Appeal by plaintiff from the Superior Court of Cook county;
the Hon. RUDOLPH F. DESORT, Judge, presiding. Heard in the third
division of this court for the first district at the April term,
1954. Reversed and remanded. Opinion filed November 24, 1954.
Released for publication December 16, 1954.
MR. PRESIDING JUSTICE KILEY DELIVERED THE OPINION OF THE COURT.
This is an action under the Illinois Fair Trade Act (Ill. Rev. Stats. 1953, ch. 121 1/2, §§ 188-191 [Jones Ill. Stats. Ann. 134.08-134.11]) seeking an injunction and damages. Injunctive relief was granted plaintiff in a decree of February 23, 1950. On December 3, 1953 the decree was vacated. Plaintiff has appealed.
The first order, appearing in the record, following the entry of the decree of February 23, 1950 is an order entered October 23, 1953, reassigning the cause for further proceedings "in conformity with the decree." This was on defendant's motion and apparently without notice to the plaintiff. On November 5, 1953 defendant upon notice to plaintiff was given leave to file the petition to vacate. The chancellor ordered the petition filed and set a hearing on the petition for November 9th. November 6th plaintiff petitioned for change of venue. The change of venue was denied after the chancellor "heard arguments" and was "advised in the premises." Thereafter the proceedings led to the entry of the order of December 3, 1953 from which this appeal is taken.
The defendant urges the novel contention that because the decree of February 23, 1950 reserved jurisdiction the order for the injunction was interlocutory and the petition to vacate a virtual motion to dissolve and the instant decree an order of dissolution of an interlocutory order from which there is no appeal. That decree is expressly "permanent" and the record and the terms of the decree in our opinion establish the injunction as permanent. That decree despite the reservation "for enforcing, modifying or altering" ordered the issuance of a permanent injunction and was not an interlocutory order. (Roddy v. Armitage-Hamlin Corp., 401 Ill. 605, 610.) It seems clear a permanent injunction was contemplated under the conditions and circumstances existing when the injunction issued.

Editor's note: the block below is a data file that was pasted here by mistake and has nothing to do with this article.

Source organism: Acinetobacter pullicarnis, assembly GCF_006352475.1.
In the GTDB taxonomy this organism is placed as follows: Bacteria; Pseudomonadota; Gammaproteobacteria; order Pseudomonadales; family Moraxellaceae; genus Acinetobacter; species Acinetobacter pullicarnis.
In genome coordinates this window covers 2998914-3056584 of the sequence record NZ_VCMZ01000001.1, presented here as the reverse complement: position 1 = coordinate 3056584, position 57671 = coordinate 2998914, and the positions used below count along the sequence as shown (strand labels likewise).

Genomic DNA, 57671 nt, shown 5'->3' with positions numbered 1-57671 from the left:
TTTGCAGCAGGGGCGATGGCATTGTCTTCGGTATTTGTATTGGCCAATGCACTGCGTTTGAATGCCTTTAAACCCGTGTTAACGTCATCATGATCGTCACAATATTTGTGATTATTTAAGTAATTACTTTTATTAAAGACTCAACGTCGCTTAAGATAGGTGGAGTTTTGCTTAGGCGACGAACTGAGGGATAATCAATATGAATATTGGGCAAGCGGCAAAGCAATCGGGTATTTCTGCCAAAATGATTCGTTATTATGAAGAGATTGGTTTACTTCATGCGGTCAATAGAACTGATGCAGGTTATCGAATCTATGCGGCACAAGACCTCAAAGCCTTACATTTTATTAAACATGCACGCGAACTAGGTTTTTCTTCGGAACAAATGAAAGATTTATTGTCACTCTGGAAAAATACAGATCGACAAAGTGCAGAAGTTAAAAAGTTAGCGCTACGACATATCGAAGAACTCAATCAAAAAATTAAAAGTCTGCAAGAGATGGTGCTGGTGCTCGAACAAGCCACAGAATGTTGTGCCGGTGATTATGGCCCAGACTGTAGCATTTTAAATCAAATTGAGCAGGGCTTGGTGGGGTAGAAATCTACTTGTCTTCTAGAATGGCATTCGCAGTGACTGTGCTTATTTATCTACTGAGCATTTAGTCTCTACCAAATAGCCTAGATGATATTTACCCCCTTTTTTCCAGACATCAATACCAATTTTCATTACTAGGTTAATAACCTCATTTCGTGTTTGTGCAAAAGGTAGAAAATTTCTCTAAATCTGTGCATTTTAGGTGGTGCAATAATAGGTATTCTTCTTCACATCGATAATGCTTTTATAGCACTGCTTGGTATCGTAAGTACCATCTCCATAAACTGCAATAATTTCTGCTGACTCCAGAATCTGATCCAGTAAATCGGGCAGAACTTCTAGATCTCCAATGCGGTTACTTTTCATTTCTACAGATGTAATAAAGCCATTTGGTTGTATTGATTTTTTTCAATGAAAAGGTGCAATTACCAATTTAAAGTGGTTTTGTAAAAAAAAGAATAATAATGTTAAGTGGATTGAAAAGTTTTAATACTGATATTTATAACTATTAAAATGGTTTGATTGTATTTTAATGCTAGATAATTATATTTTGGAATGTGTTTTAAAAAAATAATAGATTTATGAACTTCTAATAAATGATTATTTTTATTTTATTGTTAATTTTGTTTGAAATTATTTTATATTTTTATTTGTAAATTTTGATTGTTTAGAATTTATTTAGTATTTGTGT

Furthermore the decree of December 3, 1953 did not merely modify or alter a previous decree but vacated it. Also an order dismissing the complaint would not have been proper because the complaint sought damages as well as the injunction. This fact, however, does not render the order unappealable since the decree vacating the injunction order definitively disposed of the prayer for injunction and is accordingly appealable. Ylonen v. Ylonen, 2 Ill.2d 111, 116; Roddy v. Armitage-Hamlin Corp., 401 Ill. 605, 608-13; Brauer Machine & Supply Co. v. Parkhill Truck Co., 383 Ill. 569, 573-9; Rettig v. Zander, 364 Ill. 112, 115-16.
We have read Rettig v. Zander, 364 Ill. 112, and the other cases cited by the defendant and find no rule inconsistent with our conclusion on this point. Defendant refers us to Murphy v. North American Co., 24 F. Supp. 471, for an injunctional decree which reserved jurisdiction to modify or alter a decree in the future. The court there characterized the decree as a "final decree."
Plaintiff contends the chancellor erred in denying the change of venue. The only relevant reason assigned by the chancellor for denying the change was that it was filed after "the court had entered an adverse ruling to plaintiff in permitting the filing" of defendant's petition to vacate. The order of denial entered November 6, 1953 recites that "the objection of plaintiff filing of defendant's motion and petition is denied." Defendant argues that the record therefore shows the petition for the change of venue was not timely and the chancellor did not err in his ruling although the petition conformed to the formal requirements of the Venue Act. (Ill. Rev. Stats. 1953, ch. 146 [Jones Ill. Stats. Ann. 107.316 et seq.].)
We think the chancellor erred in denying the change of venue. The adverse ruling referred to by the chancellor and the defendant was as to whether the petition to vacate should be filed. The ruling was not upon the sufficiency of the petition. Until the petition was filed there was no issue or proceeding before the chancellor which could be changed.
In Talbot v. Stanton, 327 Ill. App. 491, a motion for change of venue was held timely though made while movant's motion to dismiss was pending. In the instant case plaintiff's motion to dismiss was not made until after the change of venue was denied. In Commissioners of Drainage Dist. No. 1 v. Goembel, 383 Ill. 323, the court at page 329 said: "the application must be made before the hearing starts." The order in the instant case denying the change set a date for a hearing thereof in advance of the date of the hearing of the petition to vacate. In Juckins v. Professional Service Corp., 318 Ill. App. 368 cited by defendant, the case was at issue and was held for trial at 10 a.m.; when it was called for trial at 11:30 defendant asked for a continuance which was denied: defendant then made the motion for change of venue; and the motion showed defendant knew of the judge's "prejudice" when the motion for a continuance was made.
Because we have decided the chancellor erred in denying the change of venue it follows that all proceedings subsequent to the order of November 6, 1953 are void. Talbot v. Stanton, 327 Ill. App. 491.
The decree of December 3, 1953 is reversed and the cause is remanded for further proceedings.
LEWE and FEINBERG, JJ., ...